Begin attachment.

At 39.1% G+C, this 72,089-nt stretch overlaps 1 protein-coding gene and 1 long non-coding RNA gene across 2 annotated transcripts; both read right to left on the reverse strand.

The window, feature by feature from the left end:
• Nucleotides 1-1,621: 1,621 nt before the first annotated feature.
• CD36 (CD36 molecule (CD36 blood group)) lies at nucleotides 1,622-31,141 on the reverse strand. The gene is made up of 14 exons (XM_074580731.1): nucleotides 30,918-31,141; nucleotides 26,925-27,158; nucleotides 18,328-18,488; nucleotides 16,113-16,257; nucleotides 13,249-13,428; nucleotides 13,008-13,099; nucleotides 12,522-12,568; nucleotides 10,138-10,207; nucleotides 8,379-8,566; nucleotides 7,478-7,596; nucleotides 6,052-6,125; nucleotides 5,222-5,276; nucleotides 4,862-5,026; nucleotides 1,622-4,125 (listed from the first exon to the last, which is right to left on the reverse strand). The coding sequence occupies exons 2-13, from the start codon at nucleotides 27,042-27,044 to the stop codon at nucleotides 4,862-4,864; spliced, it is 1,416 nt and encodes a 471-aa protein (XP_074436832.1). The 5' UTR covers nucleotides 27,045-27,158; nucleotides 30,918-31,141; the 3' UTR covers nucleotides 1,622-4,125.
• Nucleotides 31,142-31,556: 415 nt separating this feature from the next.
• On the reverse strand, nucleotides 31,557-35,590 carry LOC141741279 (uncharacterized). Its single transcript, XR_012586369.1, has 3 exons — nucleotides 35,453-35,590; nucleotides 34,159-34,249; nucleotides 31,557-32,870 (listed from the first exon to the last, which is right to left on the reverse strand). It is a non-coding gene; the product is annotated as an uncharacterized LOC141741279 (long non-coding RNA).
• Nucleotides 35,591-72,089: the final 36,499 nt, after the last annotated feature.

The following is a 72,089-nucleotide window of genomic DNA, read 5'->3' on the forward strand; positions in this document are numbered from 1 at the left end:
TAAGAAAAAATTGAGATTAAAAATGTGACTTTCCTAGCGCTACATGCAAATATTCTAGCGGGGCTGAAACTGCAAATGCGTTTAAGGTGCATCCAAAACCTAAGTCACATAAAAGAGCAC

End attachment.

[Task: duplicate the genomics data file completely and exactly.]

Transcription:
At 39.1% G+C, this 72,089-nt stretch overlaps 1 protein-coding gene and 1 long non-coding RNA gene across 2 annotated transcripts; both read right to left on the reverse strand.

The window, feature by feature from the left end:
• Nucleotides 1-1,621: 1,621 nt before the first annotated feature.
• CD36 (CD36 molecule (CD36 blood group)) lies at nucleotides 1,622-31,141 on the reverse strand. The gene is made up of 14 exons (XM_074580731.1): nucleotides 30,918-31,141; nucleotides 26,925-27,158; nucleotides 18,328-18,488; nucleotides 16,113-16,257; nucleotides 13,249-13,428; nucleotides 13,008-13,099; nucleotides 12,522-12,568; nucleotides 10,138-10,207; nucleotides 8,379-8,566; nucleotides 7,478-7,596; nucleotides 6,052-6,125; nucleotides 5,222-5,276; nucleotides 4,862-5,026; nucleotides 1,622-4,125 (listed from the first exon to the last, which is right to left on the reverse strand). The coding sequence occupies exons 2-13, from the start codon at nucleotides 27,042-27,044 to the stop codon at nucleotides 4,862-4,864; spliced, it is 1,416 nt and encodes a 471-aa protein (XP_074436832.1). The 5' UTR covers nucleotides 27,045-27,158; nucleotides 30,918-31,141; the 3' UTR covers nucleotides 1,622-4,125.
• Nucleotides 31,142-31,556: 415 nt separating this feature from the next.
• On the reverse strand, nucleotides 31,557-35,590 carry LOC141741279 (uncharacterized). Its single transcript, XR_012586369.1, has 3 exons — nucleotides 35,453-35,590; nucleotides 34,159-34,249; nucleotides 31,557-32,870 (listed from the first exon to the last, which is right to left on the reverse strand). It is a non-coding gene; the product is annotated as an uncharacterized LOC141741279 (long non-coding RNA).
• Nucleotides 35,591-72,089: the final 36,499 nt, after the last annotated feature.

The following is a 72,089-nucleotide window of genomic DNA, read 5'->3' on the forward strand; positions in this document are numbered from 1 at the left end:
TAAGAAAAAATTGAGATTAAAAATGTGACTTTCCTAGCGCTACATGCAAATATTCTAGCGGGGCTGAAACTGCAAATGCGTTTAAGGTGCATCCAAAACCTAAGTCACATAAAAGAGCAC